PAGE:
Free “Home Alone” safety class for 6th – 8th graders

by beth on September 25, 2013

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Some of you parents may be entering new territory this fall. Your kids seem “too old” for babysitters. (They are almost old enough to be babysitters.) But you’ve never left them alone.

Or maybe your tweens recently started staying “home alone” after school, but you’re uneasy about it.

Southborough Recreation has a solution.  Next week, they are offering a Home Alone safety class for 6th through 8th graders.

It is free to Southborough residents.

(A free class that lets you feel good about not paying for after school care anymore? Or lets you have a date night without adding a fortune in babysitting costs? Who can pass that up?)

It will be held October 4, 6:00-6:45 pm at the Senior Center. Pre-registration is required

The class will equip tweens with the knowledge they need to avoid danger and handle emergencies.

Southborough Police Officer Kevin Landry will teach kids about:

  • accident and fire protection
  • first aid techniques
  • internet safety
  • techniques for answering the phone and door

The class includes a variety of teaching methods, including a video and role playing. 

There is a 15 student maximum, so register soon.

Online enrollment is available through this Friday through the Rec Dept website. (After that, please call the Rec Dept. to inquire, 508-229-4452.)

(Photo posted to Flickr by Sky Eckstrom)

1 Mike F. September 26, 2013 at 8:55 AM

Can’t believe ayone, for any reason, would leave any kid home alone with all the child predators today, and all the home invasions taking place. It ought to be a crime really.

2 beth September 26, 2013 at 1:34 PM

I wonder at what age you think children are old enough to be home alone for a couple of hours?

3 Southville September 27, 2013 at 8:07 AM

Kids need to be taught independence at some point. Giving your kids 100% supervision every day of their lives a less than ideal way to raise a child. As a parent, you have to do everything you can to take care of your child, while also doing everything you can to ensure that child can someday take care of themselves on their own. Giving them independence, and time alone away from parents is a crucial part of that.

4 Former SB Resident September 27, 2013 at 12:37 PM

It may not be a voluntary decision. Both parents may have to work and cannot afford after-school childcare. I grew up in NYC in the Lower East Side (when it was crime-ridden before it became gentrified) and was home alone after walking home from school, Grade 3 onwards. I was expected to take care of not only myself but my younger brother as well while my parents worked in low-paying jobs to make ends meet. We barely had enough money to pay for rent and food; hiring a babysitter was luxury we could not afford. I learned to cook and cook well because my mother frequently wouldn’t be home until 8pm. While my parents would most likely be in trouble with child-services today, the experience taught me the value of self-dependence, responsibility, and hard-work, which I believe has led to the successes in my life today.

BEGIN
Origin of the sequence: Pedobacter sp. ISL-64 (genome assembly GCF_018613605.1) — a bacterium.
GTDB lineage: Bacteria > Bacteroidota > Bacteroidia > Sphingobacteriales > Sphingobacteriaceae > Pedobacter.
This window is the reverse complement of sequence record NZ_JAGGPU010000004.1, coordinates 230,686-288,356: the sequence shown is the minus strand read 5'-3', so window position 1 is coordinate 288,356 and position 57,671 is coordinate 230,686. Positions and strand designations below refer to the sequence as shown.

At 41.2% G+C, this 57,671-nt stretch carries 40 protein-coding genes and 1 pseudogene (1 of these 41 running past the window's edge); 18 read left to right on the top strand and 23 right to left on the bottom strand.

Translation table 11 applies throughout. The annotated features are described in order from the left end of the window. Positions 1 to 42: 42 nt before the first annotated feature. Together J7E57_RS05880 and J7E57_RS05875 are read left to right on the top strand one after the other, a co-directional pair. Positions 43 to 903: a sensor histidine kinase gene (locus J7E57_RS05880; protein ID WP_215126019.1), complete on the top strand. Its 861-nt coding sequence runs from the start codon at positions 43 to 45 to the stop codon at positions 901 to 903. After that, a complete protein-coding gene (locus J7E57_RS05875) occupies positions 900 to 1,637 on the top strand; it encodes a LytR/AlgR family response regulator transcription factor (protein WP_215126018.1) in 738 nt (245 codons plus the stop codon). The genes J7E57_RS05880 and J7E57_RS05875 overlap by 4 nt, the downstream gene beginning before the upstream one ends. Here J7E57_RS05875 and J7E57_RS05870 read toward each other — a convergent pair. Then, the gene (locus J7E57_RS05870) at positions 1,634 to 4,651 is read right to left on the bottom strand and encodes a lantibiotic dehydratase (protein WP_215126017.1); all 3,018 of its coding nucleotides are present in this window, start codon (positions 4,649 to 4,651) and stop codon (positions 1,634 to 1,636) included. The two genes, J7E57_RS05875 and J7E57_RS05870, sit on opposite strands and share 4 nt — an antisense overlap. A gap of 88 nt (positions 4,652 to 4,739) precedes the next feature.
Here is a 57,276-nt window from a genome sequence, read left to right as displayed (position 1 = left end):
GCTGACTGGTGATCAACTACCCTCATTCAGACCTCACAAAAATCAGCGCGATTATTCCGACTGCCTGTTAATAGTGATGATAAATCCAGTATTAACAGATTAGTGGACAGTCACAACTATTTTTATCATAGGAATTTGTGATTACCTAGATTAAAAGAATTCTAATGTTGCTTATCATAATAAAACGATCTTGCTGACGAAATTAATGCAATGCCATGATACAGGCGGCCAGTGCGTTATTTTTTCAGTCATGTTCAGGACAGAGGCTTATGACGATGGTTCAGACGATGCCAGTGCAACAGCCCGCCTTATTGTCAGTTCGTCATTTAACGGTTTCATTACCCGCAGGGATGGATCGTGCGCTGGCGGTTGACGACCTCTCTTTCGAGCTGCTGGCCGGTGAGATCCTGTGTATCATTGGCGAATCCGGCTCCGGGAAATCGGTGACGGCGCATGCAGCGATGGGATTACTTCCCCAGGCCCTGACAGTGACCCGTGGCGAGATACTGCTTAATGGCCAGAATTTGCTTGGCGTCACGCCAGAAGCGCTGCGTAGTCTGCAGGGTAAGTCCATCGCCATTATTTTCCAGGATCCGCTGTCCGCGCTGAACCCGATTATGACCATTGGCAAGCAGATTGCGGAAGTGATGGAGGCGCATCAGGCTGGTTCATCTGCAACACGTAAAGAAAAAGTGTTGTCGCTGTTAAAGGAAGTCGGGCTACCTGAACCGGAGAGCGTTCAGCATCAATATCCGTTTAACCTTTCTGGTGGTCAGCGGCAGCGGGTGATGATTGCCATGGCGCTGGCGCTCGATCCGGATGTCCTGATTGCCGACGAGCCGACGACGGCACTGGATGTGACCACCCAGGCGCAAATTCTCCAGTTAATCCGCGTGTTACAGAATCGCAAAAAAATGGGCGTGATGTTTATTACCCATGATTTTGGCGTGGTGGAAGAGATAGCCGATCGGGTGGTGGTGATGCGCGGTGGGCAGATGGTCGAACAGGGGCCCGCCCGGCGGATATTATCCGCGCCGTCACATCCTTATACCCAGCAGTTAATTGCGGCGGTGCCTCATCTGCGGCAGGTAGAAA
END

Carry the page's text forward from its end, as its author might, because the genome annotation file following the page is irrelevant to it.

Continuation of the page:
5 SBoro parent September 27, 2013 at 1:51 PM

Great points.

6 Nancy September 26, 2013 at 1:43 PM

thanks for the info Beth! Passing it along to my friends with older kids. 45 minutes would be a pretty quick date! ;)

7 beth September 26, 2013 at 2:10 PM

You could grab a slice of pizza.

But, to clarify, I meant that once they have completed the class you can feel comfortable going out for a more leisurely dinner!

8 SBoro parent September 27, 2013 at 10:45 AM

There are no more child predators or home invasions than there ever used to be. I think it’s a myth that things used to be safer “in the old days”. There are always risks. With clear guidelines about what to do and what not to do when one’s parents are away, I think most kids eleven and up should be able to stay home for a couple of hours, if he/she and the parents or guardians feel comfortable about that. It depends a lot on temperament and maturity level. Great that this class is being offered.

When my niece was eleven, she started babysitting (only a couple houses down from her parents). But she was unusually mature!

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